The key decision for a federal judge Wednesday was whether to give retired Beloit police officer Larry J. Woods more time in prison.
A Rock County judge already had sentenced Woods on Sept. 27 to 12 years in prison for repeated sexual assault of a child.
Woods was sentenced Wednesday for crossing state lines during what U.S. Judge James Peterson called a “perverted relationship” with a 13-year-old girl in 2018.
Federal sentencing guidelines called for about 10 years in prison, Peterson said, but making that sentence run consecutive to the state charge would be “darned near a life sentence.”
In the end, Peterson imposed the 10 years but made them concurrent, so Woods will serve them at the same time as he serves his state sentence.
Peterson added to the sentence, however, imposing 12 years of post-prison federal supervision. Those years will be served after the five years of extended supervision imposed with the state sentence.
Woods was a security guard at Aldrich Intermediate School in Beloit and at the Beloit Public Library before his arrest in June 2018, and he used that position, having sex with the girl after he closed the library at night, Assistant U.S Attorney Julie Pfluger said.
Woods manipulated the girl by telling her he loved her and wanted to marry her and have children with her, Pfluger said.
His manipulations included telling the girl’s mother he had a daughter the same age, although he didn’t, Pfluger said.
Criminals often ask for breaks because their crimes stem from drug use, trauma or poverty, Pfluger noted, but Woods, as a career police officer, knew better, making his crime all the worse.
When caught, Woods blamed the girl, attacking her character and saying she had drugged him, Pfluger said. The result was the girl had to change schools, and the mother lost her job.
Woods’ acts also harmed the Beloit Police Department, which lost the trust of some in the community, Pfluger said.
Pfluger noted the 12-year state prison term, adding: “Frankly, the (federal) government feels like that’s not enough.”
Defense attorney Peter Moyers said what Woods did was “terrible,” but it was not the worst crime the court sees.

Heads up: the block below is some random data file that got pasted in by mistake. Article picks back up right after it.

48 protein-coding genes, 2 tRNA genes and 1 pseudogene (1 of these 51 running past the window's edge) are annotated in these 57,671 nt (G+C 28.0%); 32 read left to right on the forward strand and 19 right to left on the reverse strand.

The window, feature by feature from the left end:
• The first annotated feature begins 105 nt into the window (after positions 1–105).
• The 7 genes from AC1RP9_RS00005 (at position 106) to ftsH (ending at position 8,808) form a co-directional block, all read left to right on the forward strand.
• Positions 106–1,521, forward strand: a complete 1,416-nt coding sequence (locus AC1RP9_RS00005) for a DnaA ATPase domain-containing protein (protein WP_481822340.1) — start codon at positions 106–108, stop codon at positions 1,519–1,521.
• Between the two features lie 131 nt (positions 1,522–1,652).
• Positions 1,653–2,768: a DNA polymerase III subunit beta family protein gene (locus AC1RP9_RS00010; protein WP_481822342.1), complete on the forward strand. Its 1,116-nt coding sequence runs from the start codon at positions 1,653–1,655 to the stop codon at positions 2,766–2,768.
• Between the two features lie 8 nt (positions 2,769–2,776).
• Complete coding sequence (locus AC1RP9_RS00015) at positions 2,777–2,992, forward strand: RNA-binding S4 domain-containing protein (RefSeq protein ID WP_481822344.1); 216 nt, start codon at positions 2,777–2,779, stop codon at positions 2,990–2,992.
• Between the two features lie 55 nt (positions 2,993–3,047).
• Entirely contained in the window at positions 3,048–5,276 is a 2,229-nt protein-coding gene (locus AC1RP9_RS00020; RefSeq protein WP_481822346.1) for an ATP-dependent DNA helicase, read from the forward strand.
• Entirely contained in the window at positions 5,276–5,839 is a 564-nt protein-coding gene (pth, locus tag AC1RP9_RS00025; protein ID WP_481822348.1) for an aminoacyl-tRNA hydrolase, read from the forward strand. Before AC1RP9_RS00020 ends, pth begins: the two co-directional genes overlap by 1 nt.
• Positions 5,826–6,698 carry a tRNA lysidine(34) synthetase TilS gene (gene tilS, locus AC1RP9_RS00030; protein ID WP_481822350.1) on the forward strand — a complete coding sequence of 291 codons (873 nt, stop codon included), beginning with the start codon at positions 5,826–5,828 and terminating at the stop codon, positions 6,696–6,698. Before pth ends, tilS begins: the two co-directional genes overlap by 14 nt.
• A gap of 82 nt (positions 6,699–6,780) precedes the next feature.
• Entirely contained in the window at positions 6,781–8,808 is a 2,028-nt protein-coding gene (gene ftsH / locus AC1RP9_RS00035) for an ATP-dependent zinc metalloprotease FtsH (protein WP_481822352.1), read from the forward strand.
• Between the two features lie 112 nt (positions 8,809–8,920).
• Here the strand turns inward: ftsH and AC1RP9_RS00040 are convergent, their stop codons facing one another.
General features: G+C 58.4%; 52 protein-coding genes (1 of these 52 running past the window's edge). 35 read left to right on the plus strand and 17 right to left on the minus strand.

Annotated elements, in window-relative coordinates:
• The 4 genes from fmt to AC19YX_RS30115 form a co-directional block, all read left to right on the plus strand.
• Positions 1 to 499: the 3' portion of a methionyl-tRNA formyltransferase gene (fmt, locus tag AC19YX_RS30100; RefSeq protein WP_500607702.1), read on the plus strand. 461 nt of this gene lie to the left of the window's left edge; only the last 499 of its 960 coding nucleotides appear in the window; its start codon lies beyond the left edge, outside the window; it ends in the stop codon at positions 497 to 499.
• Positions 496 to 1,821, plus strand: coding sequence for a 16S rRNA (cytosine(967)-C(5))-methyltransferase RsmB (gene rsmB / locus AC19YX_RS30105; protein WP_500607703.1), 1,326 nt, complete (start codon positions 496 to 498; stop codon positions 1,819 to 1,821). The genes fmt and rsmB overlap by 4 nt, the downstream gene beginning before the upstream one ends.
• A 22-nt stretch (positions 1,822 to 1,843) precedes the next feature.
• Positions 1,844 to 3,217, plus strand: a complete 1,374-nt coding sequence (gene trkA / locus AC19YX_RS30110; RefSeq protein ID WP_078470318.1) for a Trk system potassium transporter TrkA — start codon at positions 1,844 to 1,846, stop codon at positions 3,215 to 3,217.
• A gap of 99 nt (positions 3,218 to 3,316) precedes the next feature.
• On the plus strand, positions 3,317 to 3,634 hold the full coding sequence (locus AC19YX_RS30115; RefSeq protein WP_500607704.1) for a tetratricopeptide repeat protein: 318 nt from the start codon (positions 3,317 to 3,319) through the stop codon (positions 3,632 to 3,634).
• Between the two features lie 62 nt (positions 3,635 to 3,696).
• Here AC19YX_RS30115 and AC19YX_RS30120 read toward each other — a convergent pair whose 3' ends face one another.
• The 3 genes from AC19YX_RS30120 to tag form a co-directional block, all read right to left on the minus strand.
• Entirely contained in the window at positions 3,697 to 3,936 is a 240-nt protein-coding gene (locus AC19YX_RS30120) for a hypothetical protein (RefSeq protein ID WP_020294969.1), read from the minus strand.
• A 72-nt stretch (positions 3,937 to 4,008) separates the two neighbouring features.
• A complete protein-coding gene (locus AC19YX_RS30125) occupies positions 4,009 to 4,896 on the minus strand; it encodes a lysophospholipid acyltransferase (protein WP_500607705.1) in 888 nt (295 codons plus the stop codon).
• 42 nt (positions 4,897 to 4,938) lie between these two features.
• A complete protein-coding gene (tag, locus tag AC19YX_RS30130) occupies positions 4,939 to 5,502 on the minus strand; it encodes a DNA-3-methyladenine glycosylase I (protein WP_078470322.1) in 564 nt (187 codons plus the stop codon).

Woods, 63, will be 75 when he finishes his state prison sentence in 2031, Moyers noted.
Moyers read a letter from one of Woods’ adult children, who wrote on behalf of the family that Woods was a great father and a kind man who always had an answer to his kids’ problems and always was there to support their extracurricular activities.
What Woods did was “abhorrent,” the letter states, but “as bad as it was, we forgive him.”
The letter writer pleaded for mercy and a chance for Woods to redeem himself.
Woods told the court that as a police officer, he once saved a woman from a burning house. Looking back at his crime, he asks himself, “How could I have done that?”
Woods said he has suffered humiliation and finds himself in “the pits of hell” and has to find a way to climb out. He told how his father, a Christian pastor, wanted him to follow in his footsteps, but he chose police work.
“This is God’s punishment for me saying no to him,” Woods said.
Peterson called Woods’ crime outrageous and heartless and said he doesn’t see how the victim will recover from it.
But it wasn’t God’s punishment, Peterson said.
“This is what you did. I think God would have been perfectly happy with you being a police officer, pulling people from burning buildings.”
It would be easy to add to the outrage already expressed in Rock County Court, Peterson said, but his job includes applying reason and respecting Woods’ rights.
Peterson did not impose a fine, saying he wanted to preserve Woods’ ability to pay restitution to the family. He set a restitution hearing for Jan. 10.